Leen Ritmeyer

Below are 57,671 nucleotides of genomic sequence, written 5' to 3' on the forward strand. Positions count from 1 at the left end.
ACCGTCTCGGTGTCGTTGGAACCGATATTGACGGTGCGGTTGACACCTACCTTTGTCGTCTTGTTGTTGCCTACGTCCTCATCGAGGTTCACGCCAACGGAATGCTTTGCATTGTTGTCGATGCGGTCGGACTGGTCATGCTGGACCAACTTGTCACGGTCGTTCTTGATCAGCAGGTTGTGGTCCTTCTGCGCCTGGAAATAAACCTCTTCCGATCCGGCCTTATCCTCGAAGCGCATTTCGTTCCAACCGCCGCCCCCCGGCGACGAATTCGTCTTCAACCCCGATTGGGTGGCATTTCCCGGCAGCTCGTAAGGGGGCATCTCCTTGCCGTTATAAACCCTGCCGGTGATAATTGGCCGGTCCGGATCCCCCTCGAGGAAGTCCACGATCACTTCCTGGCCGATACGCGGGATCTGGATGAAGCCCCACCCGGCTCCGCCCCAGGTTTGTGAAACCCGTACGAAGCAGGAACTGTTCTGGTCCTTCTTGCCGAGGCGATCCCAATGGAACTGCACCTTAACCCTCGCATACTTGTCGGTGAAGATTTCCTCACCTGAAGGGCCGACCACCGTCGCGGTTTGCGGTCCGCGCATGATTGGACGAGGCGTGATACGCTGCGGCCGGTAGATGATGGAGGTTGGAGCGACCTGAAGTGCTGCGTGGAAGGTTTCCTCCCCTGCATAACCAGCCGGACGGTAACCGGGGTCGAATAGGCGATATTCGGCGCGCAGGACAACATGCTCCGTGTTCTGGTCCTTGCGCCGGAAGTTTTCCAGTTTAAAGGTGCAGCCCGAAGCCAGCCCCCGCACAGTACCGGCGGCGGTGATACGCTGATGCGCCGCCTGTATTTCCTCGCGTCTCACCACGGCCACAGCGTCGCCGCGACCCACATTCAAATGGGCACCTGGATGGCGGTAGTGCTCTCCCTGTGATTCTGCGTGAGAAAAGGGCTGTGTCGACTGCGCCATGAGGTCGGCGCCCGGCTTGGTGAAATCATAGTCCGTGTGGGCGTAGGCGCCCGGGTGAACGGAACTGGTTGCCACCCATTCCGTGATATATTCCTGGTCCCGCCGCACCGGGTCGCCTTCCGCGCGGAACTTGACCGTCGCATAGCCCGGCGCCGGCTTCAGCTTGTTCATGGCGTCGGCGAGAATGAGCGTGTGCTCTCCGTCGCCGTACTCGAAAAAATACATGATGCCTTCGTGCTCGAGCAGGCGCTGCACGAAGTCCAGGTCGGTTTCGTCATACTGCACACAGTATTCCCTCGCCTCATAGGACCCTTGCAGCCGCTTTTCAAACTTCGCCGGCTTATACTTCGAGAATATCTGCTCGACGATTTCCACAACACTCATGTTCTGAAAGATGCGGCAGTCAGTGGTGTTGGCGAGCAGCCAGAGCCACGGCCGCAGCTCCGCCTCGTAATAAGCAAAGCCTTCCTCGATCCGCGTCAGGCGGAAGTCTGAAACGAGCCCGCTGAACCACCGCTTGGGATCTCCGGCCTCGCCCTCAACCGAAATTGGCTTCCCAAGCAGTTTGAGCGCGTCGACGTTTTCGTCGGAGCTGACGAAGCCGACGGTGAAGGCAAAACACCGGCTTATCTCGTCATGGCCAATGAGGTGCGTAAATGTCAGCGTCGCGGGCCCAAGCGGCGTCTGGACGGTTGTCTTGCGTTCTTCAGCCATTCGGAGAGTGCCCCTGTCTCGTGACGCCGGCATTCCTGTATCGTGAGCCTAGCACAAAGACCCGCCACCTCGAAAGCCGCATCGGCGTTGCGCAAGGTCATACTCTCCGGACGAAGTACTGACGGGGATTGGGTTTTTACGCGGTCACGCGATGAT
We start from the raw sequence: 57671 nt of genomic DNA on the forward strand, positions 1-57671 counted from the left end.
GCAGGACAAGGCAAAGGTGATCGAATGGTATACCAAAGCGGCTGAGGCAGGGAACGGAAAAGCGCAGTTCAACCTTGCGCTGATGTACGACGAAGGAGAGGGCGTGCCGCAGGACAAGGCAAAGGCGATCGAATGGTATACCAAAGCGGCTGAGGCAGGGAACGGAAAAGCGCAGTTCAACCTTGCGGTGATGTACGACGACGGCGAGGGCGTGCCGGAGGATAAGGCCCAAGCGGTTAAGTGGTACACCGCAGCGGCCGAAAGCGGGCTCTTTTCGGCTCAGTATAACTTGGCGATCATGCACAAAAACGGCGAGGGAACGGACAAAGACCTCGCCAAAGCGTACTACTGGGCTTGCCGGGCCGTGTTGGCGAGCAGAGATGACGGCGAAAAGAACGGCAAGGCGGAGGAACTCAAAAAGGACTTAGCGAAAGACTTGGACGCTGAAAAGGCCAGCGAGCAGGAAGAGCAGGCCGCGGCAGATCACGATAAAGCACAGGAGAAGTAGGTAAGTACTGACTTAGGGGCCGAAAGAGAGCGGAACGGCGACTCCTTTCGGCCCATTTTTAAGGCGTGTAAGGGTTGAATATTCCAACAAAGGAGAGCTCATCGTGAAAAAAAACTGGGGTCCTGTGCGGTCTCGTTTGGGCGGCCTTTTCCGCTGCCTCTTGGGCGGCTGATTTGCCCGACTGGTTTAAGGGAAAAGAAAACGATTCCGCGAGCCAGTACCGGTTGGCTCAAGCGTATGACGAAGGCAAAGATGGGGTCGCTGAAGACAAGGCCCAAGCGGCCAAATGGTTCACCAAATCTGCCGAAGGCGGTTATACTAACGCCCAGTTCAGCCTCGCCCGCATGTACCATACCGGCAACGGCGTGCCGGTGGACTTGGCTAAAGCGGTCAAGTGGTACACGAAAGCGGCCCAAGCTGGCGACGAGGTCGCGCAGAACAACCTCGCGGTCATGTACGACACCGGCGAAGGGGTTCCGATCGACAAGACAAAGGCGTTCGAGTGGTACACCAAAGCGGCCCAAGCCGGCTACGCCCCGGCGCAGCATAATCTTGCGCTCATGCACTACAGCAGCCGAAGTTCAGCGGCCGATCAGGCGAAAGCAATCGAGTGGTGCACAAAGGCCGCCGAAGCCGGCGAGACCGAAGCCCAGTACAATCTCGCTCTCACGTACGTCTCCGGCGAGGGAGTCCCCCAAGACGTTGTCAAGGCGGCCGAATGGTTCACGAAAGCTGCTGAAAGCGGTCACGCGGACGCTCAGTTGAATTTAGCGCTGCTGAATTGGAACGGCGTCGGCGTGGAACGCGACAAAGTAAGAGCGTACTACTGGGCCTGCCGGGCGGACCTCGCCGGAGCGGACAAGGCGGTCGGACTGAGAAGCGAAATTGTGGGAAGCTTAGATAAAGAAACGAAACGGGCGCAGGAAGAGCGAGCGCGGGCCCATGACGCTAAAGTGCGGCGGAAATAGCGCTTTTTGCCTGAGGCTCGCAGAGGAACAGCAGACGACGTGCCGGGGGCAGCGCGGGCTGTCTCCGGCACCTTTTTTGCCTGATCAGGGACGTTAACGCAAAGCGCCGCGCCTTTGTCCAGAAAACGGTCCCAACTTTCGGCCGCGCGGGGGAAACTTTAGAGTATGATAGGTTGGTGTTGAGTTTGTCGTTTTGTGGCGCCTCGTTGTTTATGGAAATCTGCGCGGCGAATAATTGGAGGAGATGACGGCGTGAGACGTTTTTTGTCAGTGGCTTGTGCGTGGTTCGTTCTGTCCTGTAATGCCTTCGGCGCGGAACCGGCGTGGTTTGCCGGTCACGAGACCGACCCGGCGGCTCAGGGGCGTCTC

Polished limestone, gold and sunshine made the Royal Stoa shine in Herod’s time. today, Garrard employs electric lights to replicate what must have been a dazzling effect. According to Josephus, the grandeur of the stoa amazed spectators. Herod based the stoa on a basilica plan, with Corinthian columns separating the central aisle from one-story aisles on each side. Josephus notes that these columns were so wide that to encircle one of them required three men with outstretched arms. The aisle to the right is bounded by the southern wall, while that to the left opens onto the Temple Mount platform. The stoa is probably the area from which Jesus “drove out all who sold and bought in the Temple” (Matthew 21: 12). The Jewish judicial, religious and legislative body, the Sanhedrin, met in the apse at the eastern end of the stoa, seen in the distance.